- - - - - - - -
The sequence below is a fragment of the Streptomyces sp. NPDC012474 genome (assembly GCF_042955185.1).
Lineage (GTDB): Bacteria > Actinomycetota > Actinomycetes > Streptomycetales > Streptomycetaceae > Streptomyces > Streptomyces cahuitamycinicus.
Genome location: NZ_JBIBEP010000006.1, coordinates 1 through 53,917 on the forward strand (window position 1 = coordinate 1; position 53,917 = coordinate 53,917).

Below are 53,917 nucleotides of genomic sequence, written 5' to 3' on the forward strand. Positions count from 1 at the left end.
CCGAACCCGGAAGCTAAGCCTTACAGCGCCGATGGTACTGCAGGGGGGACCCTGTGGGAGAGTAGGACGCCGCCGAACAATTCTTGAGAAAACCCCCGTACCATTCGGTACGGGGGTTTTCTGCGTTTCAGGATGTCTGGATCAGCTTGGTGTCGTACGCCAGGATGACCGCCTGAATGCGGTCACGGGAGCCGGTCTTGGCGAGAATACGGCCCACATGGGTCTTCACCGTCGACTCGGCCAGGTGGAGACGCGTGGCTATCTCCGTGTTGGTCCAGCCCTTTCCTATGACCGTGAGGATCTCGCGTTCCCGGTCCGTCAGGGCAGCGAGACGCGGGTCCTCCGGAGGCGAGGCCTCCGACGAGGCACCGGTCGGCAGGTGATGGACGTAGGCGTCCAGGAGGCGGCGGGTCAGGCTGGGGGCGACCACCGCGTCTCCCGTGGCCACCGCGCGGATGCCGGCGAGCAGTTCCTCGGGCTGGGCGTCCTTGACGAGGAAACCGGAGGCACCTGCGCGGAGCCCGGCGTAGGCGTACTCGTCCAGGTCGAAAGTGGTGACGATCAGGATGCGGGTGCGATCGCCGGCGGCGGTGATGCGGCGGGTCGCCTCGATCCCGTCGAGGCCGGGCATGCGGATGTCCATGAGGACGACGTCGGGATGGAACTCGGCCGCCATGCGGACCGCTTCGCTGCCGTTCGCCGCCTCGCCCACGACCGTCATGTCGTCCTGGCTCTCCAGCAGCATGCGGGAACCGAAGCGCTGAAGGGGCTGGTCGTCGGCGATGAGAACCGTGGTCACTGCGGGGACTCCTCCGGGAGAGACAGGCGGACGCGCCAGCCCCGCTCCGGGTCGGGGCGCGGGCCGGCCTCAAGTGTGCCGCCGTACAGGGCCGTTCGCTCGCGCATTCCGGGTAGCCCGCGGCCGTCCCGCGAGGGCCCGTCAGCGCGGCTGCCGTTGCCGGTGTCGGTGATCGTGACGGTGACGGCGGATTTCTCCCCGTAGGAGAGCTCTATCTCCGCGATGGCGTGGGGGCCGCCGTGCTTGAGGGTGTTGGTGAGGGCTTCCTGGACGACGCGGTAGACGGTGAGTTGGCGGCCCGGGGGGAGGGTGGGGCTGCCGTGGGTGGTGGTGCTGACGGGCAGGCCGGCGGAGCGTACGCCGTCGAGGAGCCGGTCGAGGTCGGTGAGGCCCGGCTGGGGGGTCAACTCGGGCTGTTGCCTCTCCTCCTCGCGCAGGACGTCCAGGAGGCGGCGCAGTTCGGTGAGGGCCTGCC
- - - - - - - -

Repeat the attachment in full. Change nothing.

The sequence below is a fragment of the Streptomyces sp. NPDC012474 genome (assembly GCF_042955185.1).
Lineage (GTDB): Bacteria > Actinomycetota > Actinomycetes > Streptomycetales > Streptomycetaceae > Streptomyces > Streptomyces cahuitamycinicus.
Genome location: NZ_JBIBEP010000006.1, coordinates 1 through 53,917 on the forward strand (window position 1 = coordinate 1; position 53,917 = coordinate 53,917).

Below are 53,917 nucleotides of genomic sequence, written 5' to 3' on the forward strand. Positions count from 1 at the left end.
CCGAACCCGGAAGCTAAGCCTTACAGCGCCGATGGTACTGCAGGGGGGACCCTGTGGGAGAGTAGGACGCCGCCGAACAATTCTTGAGAAAACCCCCGTACCATTCGGTACGGGGGTTTTCTGCGTTTCAGGATGTCTGGATCAGCTTGGTGTCGTACGCCAGGATGACCGCCTGAATGCGGTCACGGGAGCCGGTCTTGGCGAGAATACGGCCCACATGGGTCTTCACCGTCGACTCGGCCAGGTGGAGACGCGTGGCTATCTCCGTGTTGGTCCAGCCCTTTCCTATGACCGTGAGGATCTCGCGTTCCCGGTCCGTCAGGGCAGCGAGACGCGGGTCCTCCGGAGGCGAGGCCTCCGACGAGGCACCGGTCGGCAGGTGATGGACGTAGGCGTCCAGGAGGCGGCGGGTCAGGCTGGGGGCGACCACCGCGTCTCCCGTGGCCACCGCGCGGATGCCGGCGAGCAGTTCCTCGGGCTGGGCGTCCTTGACGAGGAAACCGGAGGCACCTGCGCGGAGCCCGGCGTAGGCGTACTCGTCCAGGTCGAAAGTGGTGACGATCAGGATGCGGGTGCGATCGCCGGCGGCGGTGATGCGGCGGGTCGCCTCGATCCCGTCGAGGCCGGGCATGCGGATGTCCATGAGGACGACGTCGGGATGGAACTCGGCCGCCATGCGGACCGCTTCGCTGCCGTTCGCCGCCTCGCCCACGACCGTCATGTCGTCCTGGCTCTCCAGCAGCATGCGGGAACCGAAGCGCTGAAGGGGCTGGTCGTCGGCGATGAGAACCGTGGTCACTGCGGGGACTCCTCCGGGAGAGACAGGCGGACGCGCCAGCCCCGCTCCGGGTCGGGGCGCGGGCCGGCCTCAAGTGTGCCGCCGTACAGGGCCGTTCGCTCGCGCATTCCGGGTAGCCCGCGGCCGTCCCGCGAGGGCCCGTCAGCGCGGCTGCCGTTGCCGGTGTCGGTGATCGTGACGGTGACGGCGGATTTCTCCCCGTAGGAGAGCTCTATCTCCGCGATGGCGTGGGGGCCGCCGTGCTTGAGGGTGTTGGTGAGGGCTTCCTGGACGACGCGGTAGACGGTGAGTTGGCGGCCCGGGGGGAGGGTGGGGCTGCCGTGGGTGGTGGTGCTGACGGGCAGGCCGGCGGAGCGTACGCCGTCGAGGAGCCGGTCGAGGTCGGTGAGGCCCGGCTGGGGGGTCAACTCGGGCTGTTGCCTCTCCTCCTCGCGCAGGACGTCCAGGAGGCGGCGCAGTTCGGTGAGGGCCTGCC